Overlooking the Pacific Ocean, the Altamira Residence by Marmol Radziner occupies a 20-acre site along the coast of the Palos Verdes Peninsula. The project is a 15,500 square foot complex with a main residence, study, guesthouse, and garage. The design was inspired by the natural topography of the site and the client’s interest in geology. Responding to the untouched feel of the land and the geography in the area, the home’s floor levels cut into the terrain, making the structures appear to be emerging from the earth. The house captures a series of views that encourage the journey through the site.
Description by Marmol Radziner
Altamira Ranch represents the manifestation of the dreams and visions for generations of one California family. Occupying 20-acres along the rugged coastline of the Palos Verdes Peninsula, the undeveloped site held memories of childhood camping trips, family picnics, and romantic sunsets between husband and wife. Because of this sense of place, the clients wanted to maintain the “untouched” feel of the land as much as possible in the design of their 15,500 square foot family complex and to connect it to the surrounding landscape both physically and visually.
Not wanting to disturb the land more than necessary, the four separate buildings–main house, study, guest house, and garage–were cut into the terrain reducing the need to grade the site. As a result, the subterranean garage and partially buried main house seem to emerge from the ground as the land slopes toward the ocean. Not only did submerging the buildings reduce the amount of site work required, it also preserved the ocean view for the surrounding neighborhood.
Using site features and convergence lines, a datum line was created that established the location of the architectural and site walls. Following these lines, carefully located plant massings frame the views of Inspiration Point and Catalina Island and begin to create distinct destinations within the landscape. Using this datum line as a point of beginning, curving pathways of decomposed granite gravel were laid out to connect the house with vegetable garden, olive orchard, camping platform, beach volleyball area, and various look-out points. Before being construction, the client and landscape designer walked the pathways, making adjustments along the way, to ensure that all had good views and traversed the terrain comfortably.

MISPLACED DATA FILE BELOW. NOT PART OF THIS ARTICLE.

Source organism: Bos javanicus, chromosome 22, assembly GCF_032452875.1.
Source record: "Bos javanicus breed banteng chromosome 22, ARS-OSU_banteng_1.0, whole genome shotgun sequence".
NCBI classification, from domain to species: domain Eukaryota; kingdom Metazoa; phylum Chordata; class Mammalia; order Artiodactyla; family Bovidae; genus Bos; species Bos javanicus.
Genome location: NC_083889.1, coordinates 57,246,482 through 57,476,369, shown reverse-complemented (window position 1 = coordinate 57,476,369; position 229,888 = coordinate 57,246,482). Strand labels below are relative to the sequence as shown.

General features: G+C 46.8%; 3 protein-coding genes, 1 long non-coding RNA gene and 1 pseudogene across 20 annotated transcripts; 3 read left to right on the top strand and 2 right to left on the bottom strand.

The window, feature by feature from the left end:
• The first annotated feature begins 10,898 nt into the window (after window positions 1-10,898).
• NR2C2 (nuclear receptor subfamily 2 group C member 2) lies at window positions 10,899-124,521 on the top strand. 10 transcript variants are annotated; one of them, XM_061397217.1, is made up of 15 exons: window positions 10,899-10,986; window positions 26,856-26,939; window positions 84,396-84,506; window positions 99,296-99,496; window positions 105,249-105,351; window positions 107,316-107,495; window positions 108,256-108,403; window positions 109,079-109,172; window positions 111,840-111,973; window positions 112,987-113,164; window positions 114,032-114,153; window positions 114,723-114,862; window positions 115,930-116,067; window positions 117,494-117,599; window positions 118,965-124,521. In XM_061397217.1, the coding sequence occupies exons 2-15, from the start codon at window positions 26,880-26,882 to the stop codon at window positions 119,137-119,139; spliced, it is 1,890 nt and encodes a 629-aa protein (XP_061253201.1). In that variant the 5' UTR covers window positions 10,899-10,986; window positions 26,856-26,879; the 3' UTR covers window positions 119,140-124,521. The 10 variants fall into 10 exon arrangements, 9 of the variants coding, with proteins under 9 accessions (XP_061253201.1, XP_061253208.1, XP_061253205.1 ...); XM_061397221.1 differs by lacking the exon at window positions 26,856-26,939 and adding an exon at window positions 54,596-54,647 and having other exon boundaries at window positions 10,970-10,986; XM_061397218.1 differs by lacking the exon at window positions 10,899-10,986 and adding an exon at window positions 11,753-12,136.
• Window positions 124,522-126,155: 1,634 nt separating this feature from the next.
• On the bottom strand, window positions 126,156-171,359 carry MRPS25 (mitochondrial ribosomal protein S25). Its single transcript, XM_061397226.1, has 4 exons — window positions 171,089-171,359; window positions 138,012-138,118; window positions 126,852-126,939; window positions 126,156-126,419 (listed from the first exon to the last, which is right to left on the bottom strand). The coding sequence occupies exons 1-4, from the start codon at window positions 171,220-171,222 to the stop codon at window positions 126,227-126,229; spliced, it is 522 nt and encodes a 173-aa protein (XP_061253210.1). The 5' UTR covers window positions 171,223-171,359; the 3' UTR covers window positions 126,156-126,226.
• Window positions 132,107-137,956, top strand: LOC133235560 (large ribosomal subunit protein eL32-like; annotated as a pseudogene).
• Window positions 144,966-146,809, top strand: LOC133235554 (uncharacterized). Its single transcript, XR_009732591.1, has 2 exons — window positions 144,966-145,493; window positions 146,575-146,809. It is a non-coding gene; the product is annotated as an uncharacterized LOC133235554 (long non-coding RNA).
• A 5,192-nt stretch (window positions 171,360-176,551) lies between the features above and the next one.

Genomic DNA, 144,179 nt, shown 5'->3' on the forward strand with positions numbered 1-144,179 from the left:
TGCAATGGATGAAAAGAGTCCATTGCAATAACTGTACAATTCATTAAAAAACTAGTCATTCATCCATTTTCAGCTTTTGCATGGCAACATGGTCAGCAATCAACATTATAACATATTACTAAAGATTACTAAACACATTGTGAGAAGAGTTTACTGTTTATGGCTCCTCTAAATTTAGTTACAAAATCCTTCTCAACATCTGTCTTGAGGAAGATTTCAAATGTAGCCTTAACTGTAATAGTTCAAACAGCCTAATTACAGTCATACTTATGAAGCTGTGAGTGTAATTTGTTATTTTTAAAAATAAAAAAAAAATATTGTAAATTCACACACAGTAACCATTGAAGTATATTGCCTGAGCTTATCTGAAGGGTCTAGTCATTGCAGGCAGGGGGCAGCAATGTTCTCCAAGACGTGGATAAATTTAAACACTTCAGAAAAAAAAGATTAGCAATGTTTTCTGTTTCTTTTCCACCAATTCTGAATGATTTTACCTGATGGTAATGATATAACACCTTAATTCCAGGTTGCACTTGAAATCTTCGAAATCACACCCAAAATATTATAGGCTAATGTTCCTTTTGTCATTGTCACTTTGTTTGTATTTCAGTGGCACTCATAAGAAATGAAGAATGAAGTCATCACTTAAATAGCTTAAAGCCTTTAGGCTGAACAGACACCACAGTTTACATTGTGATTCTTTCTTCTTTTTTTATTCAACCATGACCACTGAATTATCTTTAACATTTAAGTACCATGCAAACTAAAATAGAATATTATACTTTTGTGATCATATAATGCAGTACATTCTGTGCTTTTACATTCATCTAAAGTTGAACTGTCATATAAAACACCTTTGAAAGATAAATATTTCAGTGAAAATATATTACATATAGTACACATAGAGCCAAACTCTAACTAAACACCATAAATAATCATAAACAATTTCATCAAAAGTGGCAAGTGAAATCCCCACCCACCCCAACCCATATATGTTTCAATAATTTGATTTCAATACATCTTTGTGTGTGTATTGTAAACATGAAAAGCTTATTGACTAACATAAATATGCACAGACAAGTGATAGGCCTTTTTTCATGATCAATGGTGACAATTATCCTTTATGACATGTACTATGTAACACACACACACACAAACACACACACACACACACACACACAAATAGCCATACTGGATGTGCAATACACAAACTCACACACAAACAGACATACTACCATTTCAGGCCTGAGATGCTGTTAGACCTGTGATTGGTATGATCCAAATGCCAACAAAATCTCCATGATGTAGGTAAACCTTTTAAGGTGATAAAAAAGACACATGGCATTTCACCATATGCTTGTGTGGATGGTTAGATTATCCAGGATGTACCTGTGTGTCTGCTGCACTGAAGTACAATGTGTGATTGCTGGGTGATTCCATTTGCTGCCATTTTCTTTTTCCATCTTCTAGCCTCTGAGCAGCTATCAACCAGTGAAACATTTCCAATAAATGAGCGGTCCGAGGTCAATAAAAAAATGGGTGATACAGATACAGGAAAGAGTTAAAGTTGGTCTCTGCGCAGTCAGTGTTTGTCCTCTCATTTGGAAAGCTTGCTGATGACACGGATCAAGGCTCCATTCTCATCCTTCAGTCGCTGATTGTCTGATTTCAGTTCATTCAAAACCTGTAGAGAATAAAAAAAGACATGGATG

Connections to the site extend beyond the physical locations of the structures and outdoor areas to the selection of building and landscape materials that repeat the colors and textures indigenous to the area. Local shale was used to clad the concrete walls, the landscape boulders were harvested from a nearby quarry, and the over 30,000 plants were contract-grown from native California seed.
The planting design in particular connects the built environment not only to the natural but also to the ocean. The drifting masses of native shrubs evoke the waves below; paralleling their direction, creating a similar visual rhythm, and reflecting similar colors of greens and blues. Just as waves become shallower and encounter sand bars as they come into shore, the plants become shorter and are interrupted by large areas of sand as they approach the house. At the guest house, the most inland of the structures, succulents that resemble sea urchins, star fish, and corals are used to evoke the feeling of entering a tidal pool or estuary.
The result of the strong collaborative relationship between client, architect and landscape designer, is an awe-inspiring design that honors the sense of place and unique characteristics of the surrounding environment.